3. Use of a key moment
Planning the action on the day of Trump’s inauguration is a great time to make a wider point about the rise of the right and rally people to come together around the world to oppose this. Media spotlight and public attention are in the right place
4. Central website and map
Use of tech was important, with a simple website that allowed people to register their actions on a map. Anyone wanting to take part could then go to the map and find banner drops nearby to get involved with. The website also contained everything organisers needed, from a template press release and social media guide to a legal briefing.
5. Strong coordination
The action’s strength came as much from its blend of central coordination with it’s de-centralised approach to getting involved. The activists who came up with the plan and made this happen have put in a huge amount of hard work, helped along the way by lots of enthusiastic volunteers.
6. Networks to spread the word
Promotion was really important, spreading the word far and wide so people heard about it and knew to get involved. Partly this was organic because the idea was sticky and sharable, but it also owes a debt to all the organisations that have supported it (there were actually too many for me to count), from giants like Greenpeace to local groups like Divest Hackney.
Today’s actions were just the start. What happens next is up to us. It may feel huge, insurmountable and hopeless to start healing divisions and finding an equitable and just way forwards as neoliberal capitalism crumbles. But we have to do it. Alone we are weak but together we’re powerful. We genuinely don’t know what will happen next. Ask yourself, what would you have done if you were living in times of great historical injustice, when the far right has risen before? Are there parallels with the world we’re facing now? If people start to act, something new will emerge. Look for opportunities and start with those you love.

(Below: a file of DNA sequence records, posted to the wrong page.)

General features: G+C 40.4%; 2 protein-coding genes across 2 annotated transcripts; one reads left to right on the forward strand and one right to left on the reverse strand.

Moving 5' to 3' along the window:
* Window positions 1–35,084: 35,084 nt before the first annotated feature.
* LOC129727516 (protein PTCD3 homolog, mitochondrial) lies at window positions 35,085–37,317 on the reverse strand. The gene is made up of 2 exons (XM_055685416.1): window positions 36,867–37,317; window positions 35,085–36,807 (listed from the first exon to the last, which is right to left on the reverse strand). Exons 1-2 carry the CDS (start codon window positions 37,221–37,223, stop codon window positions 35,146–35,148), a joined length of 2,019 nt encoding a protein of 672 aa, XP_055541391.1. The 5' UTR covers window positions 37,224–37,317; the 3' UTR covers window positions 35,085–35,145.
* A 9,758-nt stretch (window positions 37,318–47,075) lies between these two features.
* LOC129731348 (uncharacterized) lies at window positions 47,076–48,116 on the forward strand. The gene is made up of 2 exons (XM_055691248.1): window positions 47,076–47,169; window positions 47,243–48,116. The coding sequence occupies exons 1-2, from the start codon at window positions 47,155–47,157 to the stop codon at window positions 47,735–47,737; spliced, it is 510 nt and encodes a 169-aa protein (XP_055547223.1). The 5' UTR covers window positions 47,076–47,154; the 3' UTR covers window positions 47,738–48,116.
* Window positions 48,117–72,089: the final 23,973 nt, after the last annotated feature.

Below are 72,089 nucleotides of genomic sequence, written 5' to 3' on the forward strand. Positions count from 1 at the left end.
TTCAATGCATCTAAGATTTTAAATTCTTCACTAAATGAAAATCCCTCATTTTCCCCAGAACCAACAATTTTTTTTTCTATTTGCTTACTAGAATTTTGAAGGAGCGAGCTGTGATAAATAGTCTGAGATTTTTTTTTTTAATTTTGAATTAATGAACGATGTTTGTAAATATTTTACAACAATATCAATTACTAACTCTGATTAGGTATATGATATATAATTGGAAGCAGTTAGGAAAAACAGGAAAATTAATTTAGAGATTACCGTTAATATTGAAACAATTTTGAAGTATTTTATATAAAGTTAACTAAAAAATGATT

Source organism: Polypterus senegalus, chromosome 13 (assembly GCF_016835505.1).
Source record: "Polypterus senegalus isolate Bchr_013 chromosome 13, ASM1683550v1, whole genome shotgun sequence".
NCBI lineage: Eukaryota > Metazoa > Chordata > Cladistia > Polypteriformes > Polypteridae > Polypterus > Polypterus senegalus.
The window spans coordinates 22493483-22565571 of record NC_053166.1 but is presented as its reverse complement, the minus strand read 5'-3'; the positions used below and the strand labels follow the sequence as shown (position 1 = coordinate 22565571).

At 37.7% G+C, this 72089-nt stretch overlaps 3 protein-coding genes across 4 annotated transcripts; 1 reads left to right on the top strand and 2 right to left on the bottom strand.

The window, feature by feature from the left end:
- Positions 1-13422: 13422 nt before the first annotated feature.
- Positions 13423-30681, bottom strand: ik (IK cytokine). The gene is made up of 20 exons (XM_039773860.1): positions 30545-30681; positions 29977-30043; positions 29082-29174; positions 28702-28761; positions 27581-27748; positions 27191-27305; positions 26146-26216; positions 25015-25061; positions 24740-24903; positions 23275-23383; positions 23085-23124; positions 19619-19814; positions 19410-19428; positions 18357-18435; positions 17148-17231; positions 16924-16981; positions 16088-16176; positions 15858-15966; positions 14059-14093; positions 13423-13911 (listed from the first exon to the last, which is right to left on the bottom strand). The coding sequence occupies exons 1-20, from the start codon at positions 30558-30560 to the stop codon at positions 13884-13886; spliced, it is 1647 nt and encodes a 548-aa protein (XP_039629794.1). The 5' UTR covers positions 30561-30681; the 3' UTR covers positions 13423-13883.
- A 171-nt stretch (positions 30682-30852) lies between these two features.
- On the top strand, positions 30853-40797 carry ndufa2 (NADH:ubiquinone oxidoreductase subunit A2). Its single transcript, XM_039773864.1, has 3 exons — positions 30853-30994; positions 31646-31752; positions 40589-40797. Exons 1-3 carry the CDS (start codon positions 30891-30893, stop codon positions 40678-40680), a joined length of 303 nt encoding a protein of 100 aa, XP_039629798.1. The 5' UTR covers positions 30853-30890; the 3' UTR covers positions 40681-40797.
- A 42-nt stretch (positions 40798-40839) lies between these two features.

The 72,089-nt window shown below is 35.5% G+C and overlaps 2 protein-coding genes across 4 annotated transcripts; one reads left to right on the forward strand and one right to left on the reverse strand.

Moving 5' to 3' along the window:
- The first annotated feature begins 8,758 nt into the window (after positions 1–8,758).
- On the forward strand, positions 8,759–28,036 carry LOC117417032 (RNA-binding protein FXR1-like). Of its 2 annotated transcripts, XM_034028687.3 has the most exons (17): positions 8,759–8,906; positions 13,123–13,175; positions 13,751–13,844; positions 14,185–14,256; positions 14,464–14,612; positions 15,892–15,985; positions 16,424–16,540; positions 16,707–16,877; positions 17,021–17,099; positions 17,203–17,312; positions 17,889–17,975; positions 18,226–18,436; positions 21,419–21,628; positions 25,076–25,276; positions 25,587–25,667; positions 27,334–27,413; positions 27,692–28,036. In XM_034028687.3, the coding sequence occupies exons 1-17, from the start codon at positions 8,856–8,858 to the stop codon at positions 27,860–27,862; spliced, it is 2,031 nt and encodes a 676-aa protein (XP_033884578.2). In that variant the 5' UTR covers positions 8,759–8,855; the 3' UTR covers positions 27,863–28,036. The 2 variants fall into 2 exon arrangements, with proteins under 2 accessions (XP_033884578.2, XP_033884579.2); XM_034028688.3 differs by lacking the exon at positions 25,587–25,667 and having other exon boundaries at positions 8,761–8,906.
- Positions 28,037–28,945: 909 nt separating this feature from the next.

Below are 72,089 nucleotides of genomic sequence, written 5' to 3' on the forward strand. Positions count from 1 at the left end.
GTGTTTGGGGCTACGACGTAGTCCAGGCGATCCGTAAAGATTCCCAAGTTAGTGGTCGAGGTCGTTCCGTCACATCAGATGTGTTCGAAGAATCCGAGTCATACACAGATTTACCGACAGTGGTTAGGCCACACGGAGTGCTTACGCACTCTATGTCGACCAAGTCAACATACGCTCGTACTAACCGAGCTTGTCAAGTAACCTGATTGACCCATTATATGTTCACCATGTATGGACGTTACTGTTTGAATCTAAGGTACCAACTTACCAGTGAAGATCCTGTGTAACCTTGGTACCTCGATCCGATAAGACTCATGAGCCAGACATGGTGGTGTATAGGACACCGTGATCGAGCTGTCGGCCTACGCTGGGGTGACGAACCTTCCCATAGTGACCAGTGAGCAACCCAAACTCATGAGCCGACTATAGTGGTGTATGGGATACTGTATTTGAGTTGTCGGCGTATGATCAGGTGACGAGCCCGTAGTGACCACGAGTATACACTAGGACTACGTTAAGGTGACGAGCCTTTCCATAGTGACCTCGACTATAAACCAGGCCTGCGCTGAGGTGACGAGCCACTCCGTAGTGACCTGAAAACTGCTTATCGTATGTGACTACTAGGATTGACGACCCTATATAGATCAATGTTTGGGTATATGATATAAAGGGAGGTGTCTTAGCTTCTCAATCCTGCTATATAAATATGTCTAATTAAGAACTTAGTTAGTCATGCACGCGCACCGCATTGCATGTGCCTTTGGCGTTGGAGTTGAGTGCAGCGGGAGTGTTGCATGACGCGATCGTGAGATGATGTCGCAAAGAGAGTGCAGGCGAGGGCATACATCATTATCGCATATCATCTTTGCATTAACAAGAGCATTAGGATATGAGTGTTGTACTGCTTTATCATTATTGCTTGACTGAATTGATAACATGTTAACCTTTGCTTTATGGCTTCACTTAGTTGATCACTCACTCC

Oppositional, divisive action in any form won’t help us find a way out of this mess. We need to learn again to listen to each other, bridge divides, and more forward for common benefit. I was really inspired by this article on Open Democracy, which reflecting on factors which undermine and strengthen solidarity, sharing practical lessons learned from the Skills Network, a women’s cooperative in south London.
It’s really hard not to lose hope when politics looks so depressing. And I recognise I’m very lucky – I have many privileges I didn’t earn which cushion me from the impacts many are experiencing the sharp end of. But actions like today give me hope. People still want to come together and have a basic goodness that shines through when its given space. Despite our differences most people really want similar things for ourselves and our families that I believe cannot be delivered by politics on the far right. I draw a lot of inspiration from the writer Rebecca Solnit, who says:
To hope is to give yourself to the future – and that commitment to the future is what makes the present inhabitable.